How Pop-Up Go Plans to Become the Airbnb of Temporary Space

Toronto-based platform connects landlords with prospective tenants looking for retail pop-up locations

Written by Joe Castaldo

The retail pop-up shop is a well-established but growing trend in North America. The problem is it’s not always a straightforward process for businesses to find temporary space, nor for landlords to secure short-term tenants.

That’s why Linda Farha launched pop-up go last fall. The online service allows landlords to list their properties, while prospective tenants—whether they be retailers or event planners—can search through the available spaces. Think of it as Airbnb for pop-ups. Farha explains how she plans to build on the concept.

PROFITguide: Where did the idea come from?

Linda Farha: We also run a communications and marketing company [Zenergy Communications] and we’d get asked on many occasions, “We’ve got a new brand that we want to launch, or a new concept we want to test, and we’re looking for an event space.” So it came to mind several years ago, and I realized there’s really a need for something like this. There’s no website in Canada today that offers it. There are some in Europe and the U.S., but the concept was really validated when I went to a trade show related to shopping malls last week, and nobody knew of any services like this.

What kind of interest has there been so far?

Right now we have listings across Canada, and a few from the U.S. as well. The goal is to hit 500 listings by mid-March. Most of the interest has been in Toronto and Vancouver. But on the landlord side, they have difficulties in secondary markets and less-trafficked zones. There’s a bit of a disconnect there, but at the same time, there are some great opportunities in secondary markets. Not everyone is targeting urban buyers.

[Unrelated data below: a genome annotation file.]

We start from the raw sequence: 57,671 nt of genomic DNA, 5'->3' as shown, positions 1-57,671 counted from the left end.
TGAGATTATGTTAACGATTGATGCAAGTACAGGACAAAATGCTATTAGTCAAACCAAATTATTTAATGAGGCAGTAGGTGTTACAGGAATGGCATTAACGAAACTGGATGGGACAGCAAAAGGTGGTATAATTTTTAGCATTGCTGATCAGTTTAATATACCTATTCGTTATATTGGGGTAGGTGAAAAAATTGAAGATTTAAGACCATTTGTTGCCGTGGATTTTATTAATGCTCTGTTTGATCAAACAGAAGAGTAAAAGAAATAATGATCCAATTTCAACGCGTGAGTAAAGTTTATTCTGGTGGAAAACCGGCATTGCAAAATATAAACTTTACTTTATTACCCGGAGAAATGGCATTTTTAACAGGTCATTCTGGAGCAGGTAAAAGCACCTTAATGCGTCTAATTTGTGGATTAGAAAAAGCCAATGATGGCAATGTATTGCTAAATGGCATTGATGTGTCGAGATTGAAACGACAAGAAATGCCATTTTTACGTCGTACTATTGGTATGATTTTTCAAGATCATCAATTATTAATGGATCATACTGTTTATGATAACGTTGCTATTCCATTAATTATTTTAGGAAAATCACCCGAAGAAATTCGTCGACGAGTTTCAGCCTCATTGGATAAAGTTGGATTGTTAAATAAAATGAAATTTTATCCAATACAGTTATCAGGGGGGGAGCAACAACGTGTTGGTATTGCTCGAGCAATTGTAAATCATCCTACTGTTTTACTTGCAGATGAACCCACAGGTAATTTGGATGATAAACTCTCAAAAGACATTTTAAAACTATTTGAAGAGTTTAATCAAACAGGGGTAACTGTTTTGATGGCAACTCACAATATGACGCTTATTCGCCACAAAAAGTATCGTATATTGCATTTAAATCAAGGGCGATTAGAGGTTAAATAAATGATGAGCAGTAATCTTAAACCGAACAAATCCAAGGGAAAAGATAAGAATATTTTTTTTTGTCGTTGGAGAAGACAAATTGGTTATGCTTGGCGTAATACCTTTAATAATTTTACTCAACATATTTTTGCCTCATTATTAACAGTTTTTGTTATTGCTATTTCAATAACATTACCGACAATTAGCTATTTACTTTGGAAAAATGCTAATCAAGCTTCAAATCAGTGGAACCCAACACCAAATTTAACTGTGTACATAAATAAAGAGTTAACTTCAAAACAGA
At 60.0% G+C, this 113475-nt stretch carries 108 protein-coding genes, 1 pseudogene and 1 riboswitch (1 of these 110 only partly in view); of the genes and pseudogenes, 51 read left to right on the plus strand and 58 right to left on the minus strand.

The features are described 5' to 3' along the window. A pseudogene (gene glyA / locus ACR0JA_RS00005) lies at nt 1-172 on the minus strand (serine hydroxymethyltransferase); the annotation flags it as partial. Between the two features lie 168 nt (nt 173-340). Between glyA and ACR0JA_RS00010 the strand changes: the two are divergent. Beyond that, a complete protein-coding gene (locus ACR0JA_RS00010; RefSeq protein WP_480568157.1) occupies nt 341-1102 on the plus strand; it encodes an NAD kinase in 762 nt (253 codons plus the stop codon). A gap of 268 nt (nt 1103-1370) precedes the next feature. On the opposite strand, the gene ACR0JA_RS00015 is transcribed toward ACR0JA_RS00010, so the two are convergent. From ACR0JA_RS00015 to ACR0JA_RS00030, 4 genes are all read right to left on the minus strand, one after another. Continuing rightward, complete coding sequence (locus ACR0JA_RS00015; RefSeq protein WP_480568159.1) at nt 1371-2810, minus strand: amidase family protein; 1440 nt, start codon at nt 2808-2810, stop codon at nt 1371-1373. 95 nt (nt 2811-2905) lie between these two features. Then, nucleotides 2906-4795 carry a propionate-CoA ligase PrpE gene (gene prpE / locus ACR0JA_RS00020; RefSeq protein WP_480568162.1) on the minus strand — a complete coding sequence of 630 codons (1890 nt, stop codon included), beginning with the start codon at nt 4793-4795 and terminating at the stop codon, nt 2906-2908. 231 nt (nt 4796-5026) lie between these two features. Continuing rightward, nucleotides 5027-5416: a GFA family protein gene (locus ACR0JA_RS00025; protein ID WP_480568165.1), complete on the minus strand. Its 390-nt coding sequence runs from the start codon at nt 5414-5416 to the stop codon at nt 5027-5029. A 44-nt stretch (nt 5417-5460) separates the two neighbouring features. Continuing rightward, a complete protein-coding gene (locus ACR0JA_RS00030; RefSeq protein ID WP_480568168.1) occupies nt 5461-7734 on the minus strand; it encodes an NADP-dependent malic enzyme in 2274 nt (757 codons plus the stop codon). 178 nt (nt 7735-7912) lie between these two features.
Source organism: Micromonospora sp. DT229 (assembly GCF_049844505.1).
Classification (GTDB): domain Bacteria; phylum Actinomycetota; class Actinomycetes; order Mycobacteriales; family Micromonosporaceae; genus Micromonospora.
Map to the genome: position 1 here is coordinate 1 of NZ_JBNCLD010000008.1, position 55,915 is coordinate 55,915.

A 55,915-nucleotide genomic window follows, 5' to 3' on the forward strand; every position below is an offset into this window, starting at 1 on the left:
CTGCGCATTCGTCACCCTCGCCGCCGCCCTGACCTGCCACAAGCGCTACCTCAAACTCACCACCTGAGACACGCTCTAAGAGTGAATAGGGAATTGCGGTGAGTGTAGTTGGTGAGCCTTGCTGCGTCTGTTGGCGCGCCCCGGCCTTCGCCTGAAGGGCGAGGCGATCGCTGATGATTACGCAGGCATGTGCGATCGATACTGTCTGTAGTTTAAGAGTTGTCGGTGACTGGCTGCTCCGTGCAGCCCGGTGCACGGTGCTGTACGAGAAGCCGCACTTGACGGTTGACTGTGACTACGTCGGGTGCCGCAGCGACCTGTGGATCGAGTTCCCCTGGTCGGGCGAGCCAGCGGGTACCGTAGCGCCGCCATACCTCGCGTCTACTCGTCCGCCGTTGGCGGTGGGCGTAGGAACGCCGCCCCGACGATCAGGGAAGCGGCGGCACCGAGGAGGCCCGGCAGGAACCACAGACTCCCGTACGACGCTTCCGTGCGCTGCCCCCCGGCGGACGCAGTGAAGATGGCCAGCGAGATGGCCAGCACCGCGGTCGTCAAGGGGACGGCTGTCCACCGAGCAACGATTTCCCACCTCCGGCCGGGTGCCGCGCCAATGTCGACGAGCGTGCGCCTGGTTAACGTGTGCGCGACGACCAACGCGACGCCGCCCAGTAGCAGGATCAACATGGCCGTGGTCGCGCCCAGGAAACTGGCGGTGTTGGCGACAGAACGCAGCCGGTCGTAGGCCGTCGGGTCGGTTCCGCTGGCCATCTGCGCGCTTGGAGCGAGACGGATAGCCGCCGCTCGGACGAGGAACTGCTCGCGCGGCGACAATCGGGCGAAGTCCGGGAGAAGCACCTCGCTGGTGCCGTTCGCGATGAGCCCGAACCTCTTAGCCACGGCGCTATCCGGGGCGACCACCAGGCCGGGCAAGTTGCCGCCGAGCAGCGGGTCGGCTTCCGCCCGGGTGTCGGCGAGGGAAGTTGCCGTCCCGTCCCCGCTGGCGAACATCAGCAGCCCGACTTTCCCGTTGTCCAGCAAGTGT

How are you going to get to 500 listings?

At the end of the day, it’s about networking. One-on-one meetings with large landlords are crucial. Once you take the idea to one player in the organization, they’ll take it to others, and they’ll jump on board. These players don’t want to spend a lot of time on something that’s going to be a three-month lease; they want something that’s going to be a 10-year commitment. So something like this is a win-win for them.

What’s the revenue model?

Right now, we don’t have any revenue. But if you’re posting space, you can post up to 10 for free. When you exceed 10 listings, you have to pay us $100 per month. And we’ve offered to do the data entry for them, so we’re helping facilitate that. For the searcher, it’s free, unless you want push notifications about listings that match your requirements. And that’s $25 per month. Then there’s something else we offer: If you’re a new retailer or startup and you don’t have the manpower or infrastructure to conduct events or promote a popup, any service that Zenergy offers, we’ll be offering through pop-up go. What differentiates us from some of the other players in Europe is that we don’t take a percentage of the transaction.

What else do you have planned for the site?

In the next month or so, we’re going to have something called Marketplace, where vendors, such as a lighting company, that [are] vetted by us will be able to join our preferred vendor list. They’ll have to pay a nominal fee. The amount of dollars we’re talking about with pop-up go are minimal, so we’re really looking to have a lot of volume, and multiple touch points.

Why are pop-up shops still a popular idea?

Shopping centres in general have a lot of vacancies. Retail these days is very different with the growth of online shopping. The brick-and-mortar experience is almost something that supplements the online experience. So shopping centres are looking to have experiential concepts, and pop-up stores and events are filling that gap.

What do you think of Farha’s plans for pop-up go? Share your (constructive) thoughts and feedback in the comments below.


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